The local-global link becomes even more perceptible in this scene's verbal exchanges, for the participants happen to be speaking primarily in Vietnamese, one of several languages spoken on the manufacturing floor. The multilingual character of this talk is testimony to one effect of globalization – people crossing national borders to find work. The Vietnamese speakers in our scenario are immigrants or sons and daughters of immigrants to the United States. At work, they form what in workplace parlance is known as a 'natural team'. In this company, workers arrange themselves in groups by ethnolinguistic background and frequently communicate in their native languages while working. We will see that these workers move across teams when needed, and that English becomes the communicative code as urgent tasks are accomplished and deadlines met. At several points in this book, I describe how participants rely on their native languages and cultural practices, and I examine whether and how they are able to shift between these languages and English, the lingua franca, to produce a collaborative and efficacious work environment.
This book will also explore the relations of power circulating in this workplace, which emerge at the local discourse level as well as the broader societal level. In doing this, we focus on the evaluative element of communicative practice. In the scene we have been considering, the supervisor, an older male, and the inspector, a younger female, use person-reference and other Vietnamese forms to display hierarchy and social distance. Through this 'social work', participants effectively manage their 'professional work'. This book looks closely at social positioning among workers as they co-construct collaboration at one moment and hierarchy at another.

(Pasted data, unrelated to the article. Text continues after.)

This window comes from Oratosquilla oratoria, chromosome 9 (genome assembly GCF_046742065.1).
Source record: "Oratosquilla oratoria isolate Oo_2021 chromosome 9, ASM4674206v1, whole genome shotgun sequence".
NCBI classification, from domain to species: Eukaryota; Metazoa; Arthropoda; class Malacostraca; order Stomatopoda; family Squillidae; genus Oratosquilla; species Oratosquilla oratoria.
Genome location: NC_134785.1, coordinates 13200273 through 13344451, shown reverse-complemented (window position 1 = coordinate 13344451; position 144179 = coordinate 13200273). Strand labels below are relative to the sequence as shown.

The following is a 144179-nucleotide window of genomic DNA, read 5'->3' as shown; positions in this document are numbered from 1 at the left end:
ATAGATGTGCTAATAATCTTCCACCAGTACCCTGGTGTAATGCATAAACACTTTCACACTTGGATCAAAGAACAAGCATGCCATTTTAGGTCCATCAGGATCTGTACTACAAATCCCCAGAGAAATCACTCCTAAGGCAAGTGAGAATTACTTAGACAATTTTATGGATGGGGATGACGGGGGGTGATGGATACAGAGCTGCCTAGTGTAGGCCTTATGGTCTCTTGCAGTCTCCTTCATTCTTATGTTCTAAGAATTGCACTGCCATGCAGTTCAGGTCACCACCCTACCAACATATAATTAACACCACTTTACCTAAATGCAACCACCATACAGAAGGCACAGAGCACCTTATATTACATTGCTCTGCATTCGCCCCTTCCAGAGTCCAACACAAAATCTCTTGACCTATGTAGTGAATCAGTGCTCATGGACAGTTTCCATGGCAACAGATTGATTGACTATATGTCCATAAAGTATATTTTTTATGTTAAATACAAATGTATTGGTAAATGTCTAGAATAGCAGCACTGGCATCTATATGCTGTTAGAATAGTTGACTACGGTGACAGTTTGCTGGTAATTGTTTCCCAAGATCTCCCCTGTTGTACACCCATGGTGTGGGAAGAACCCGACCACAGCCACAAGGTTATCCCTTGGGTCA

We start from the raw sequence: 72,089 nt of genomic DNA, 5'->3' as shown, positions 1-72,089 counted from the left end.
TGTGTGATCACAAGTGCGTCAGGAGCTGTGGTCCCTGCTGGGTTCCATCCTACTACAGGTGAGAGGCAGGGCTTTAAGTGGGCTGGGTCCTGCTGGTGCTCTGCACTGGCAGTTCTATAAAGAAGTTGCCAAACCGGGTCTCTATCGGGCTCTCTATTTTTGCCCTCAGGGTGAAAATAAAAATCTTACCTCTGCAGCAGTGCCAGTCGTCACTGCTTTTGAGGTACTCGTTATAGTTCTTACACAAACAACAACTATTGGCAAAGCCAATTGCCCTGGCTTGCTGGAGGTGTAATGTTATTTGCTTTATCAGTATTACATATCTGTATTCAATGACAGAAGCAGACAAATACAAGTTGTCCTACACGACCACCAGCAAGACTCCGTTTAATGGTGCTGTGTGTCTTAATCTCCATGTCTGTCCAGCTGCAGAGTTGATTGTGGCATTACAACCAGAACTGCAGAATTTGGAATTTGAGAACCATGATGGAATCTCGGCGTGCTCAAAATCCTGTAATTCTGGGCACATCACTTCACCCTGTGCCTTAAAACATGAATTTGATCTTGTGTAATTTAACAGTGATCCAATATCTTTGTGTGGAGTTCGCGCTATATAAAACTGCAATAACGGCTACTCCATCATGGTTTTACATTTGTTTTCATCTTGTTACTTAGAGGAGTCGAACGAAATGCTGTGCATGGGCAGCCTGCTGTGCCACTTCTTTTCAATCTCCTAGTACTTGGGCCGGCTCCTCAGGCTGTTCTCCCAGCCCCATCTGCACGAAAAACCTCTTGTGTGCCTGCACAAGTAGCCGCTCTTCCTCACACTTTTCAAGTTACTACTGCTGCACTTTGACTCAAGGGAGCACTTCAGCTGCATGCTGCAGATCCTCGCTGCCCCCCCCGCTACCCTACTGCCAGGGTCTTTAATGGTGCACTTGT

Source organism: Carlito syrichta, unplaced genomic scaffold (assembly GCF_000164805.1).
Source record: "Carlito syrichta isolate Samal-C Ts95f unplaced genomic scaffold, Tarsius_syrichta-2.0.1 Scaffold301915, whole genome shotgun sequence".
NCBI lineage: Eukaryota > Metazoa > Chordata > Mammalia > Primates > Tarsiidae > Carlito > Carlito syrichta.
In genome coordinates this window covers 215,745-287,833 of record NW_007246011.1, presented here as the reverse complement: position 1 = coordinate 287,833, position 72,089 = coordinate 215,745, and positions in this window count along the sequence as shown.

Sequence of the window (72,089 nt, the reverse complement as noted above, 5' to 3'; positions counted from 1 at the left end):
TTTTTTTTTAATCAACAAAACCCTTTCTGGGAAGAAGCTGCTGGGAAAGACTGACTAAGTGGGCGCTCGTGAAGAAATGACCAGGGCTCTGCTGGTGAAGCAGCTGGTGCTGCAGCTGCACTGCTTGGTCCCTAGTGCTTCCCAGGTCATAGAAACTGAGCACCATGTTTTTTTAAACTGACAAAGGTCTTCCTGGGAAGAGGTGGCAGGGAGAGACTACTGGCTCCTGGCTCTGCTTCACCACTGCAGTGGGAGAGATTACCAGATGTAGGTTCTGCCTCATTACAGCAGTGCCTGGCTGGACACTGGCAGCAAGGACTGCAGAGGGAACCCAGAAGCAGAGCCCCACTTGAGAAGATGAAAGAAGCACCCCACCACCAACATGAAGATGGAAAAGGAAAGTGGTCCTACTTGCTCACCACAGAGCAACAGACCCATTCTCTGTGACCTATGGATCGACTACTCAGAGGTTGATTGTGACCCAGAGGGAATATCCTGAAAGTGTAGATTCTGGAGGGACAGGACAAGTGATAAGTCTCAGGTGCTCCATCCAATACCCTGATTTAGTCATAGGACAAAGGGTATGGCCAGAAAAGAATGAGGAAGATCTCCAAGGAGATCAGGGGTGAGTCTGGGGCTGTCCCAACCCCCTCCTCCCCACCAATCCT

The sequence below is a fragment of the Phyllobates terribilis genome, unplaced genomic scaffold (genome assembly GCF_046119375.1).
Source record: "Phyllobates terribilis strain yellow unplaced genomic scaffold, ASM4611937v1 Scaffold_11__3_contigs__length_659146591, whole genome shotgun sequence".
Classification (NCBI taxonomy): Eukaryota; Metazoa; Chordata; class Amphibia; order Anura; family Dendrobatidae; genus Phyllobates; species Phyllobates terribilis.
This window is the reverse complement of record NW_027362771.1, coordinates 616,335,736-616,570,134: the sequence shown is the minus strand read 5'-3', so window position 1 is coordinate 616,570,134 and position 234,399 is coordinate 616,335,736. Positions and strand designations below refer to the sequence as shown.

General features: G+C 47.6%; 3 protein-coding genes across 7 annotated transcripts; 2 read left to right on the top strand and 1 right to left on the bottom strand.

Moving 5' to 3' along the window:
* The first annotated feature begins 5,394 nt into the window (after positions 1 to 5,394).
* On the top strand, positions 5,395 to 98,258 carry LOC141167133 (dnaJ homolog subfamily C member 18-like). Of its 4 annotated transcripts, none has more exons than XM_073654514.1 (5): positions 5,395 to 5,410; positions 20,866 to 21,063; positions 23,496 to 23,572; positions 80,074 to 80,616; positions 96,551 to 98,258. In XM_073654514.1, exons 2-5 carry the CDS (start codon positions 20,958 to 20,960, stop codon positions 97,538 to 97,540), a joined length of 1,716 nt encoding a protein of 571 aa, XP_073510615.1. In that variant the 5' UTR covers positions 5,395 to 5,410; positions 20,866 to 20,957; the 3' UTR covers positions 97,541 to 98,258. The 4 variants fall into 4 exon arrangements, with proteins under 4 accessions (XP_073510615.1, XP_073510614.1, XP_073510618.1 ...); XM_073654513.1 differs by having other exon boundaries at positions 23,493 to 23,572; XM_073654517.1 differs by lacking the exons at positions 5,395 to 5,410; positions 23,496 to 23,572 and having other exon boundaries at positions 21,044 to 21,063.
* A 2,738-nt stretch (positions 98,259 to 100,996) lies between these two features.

At the same time, larger institutions of power have an impact on the interaction in this scene, in which tensions between meeting deadlines and assembling high-quality products are manifested through concerted action to double-check the circuit board and associated documents. Underlying these tensions is the company's relationship with its customers and its long-standing effort to become certified by an international quality-control system that requires the standardization of every manufacturing procedure. The workers in this scene are immersed in an ethos that is highly aware of these pressures. In this book, we will examine not only the power relations flowing from the larger societal level but also the ways in which the workers respond to them.